I first met John in 1980, when the National Consumer Cooperative Bank (NCCB) worked with him to spread the word of co-operatives to Black leaders and communities. I was tasked with arranging John’s meetings throughout the USA and traveling with him throughout California. He was soft-spoken, a good listener and uniquely humble in everything he did. It was a wonderful, memorable journey.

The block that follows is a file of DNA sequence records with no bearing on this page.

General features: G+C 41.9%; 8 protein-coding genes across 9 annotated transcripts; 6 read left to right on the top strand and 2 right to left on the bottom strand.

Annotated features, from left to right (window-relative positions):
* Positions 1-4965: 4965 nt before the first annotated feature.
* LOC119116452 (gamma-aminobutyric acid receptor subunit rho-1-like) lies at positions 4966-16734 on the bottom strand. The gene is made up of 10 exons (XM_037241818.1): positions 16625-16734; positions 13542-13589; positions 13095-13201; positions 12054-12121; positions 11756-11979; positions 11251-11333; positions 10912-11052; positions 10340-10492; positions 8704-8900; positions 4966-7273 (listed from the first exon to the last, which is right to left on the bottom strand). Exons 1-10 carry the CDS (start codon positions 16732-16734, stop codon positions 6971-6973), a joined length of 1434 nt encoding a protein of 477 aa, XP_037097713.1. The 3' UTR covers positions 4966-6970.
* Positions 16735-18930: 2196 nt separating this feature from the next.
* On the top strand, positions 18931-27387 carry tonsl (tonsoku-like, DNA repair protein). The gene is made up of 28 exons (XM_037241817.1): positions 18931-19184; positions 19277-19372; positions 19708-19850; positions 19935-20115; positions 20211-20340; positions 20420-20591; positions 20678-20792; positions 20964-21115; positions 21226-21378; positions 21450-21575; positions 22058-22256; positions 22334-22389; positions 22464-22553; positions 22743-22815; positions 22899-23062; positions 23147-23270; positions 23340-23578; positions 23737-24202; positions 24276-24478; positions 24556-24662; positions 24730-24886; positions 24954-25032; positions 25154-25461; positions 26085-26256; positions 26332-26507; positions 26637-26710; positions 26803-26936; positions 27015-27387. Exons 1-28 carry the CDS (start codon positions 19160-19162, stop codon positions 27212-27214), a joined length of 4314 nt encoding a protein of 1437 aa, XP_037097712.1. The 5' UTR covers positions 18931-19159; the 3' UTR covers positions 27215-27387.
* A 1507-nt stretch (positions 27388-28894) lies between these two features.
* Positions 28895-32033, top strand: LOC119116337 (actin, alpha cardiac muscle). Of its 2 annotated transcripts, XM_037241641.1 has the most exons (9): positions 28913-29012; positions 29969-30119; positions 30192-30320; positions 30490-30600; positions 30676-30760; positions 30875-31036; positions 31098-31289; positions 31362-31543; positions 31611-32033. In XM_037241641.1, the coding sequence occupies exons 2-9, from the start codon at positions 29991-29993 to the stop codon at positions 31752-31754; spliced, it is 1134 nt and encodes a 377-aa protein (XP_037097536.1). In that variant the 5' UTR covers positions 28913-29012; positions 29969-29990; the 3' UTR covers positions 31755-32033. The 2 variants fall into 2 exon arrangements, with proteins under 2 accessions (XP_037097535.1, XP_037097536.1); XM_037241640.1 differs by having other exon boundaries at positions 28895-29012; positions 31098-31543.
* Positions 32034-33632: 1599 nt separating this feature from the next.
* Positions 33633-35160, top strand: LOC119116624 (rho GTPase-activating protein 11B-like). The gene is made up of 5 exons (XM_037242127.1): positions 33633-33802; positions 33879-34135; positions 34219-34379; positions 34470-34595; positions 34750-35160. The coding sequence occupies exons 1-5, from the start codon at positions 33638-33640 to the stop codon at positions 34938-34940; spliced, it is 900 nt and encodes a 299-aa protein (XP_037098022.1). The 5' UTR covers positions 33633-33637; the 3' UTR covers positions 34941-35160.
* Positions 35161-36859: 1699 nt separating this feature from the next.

The last time I saw John was on 5 May 2010. I was being inducted into the Cooperative Hall of Fame that night and our daughter Hatley was going to Birmingham Southern College in Birmingham, Alabama, that fall. I thought we’d have about 10-15 minutes with John, but he gave us over an hour, speaking about the South and his life working with co-operatives, sharing some of his stories about the Federation of Southern Cooperatives. He told us the soul-stirring story of personally forgiving the white police officer who bludgeoned him on the Edmund Pettus Bridge. The officer was dying of cancer and wanted to apologise for his actions and to be forgiven. John and the former officer had talked and then prayed together in the same room that we were in. Part of his funeral procession included transporting his casket across that same bridge.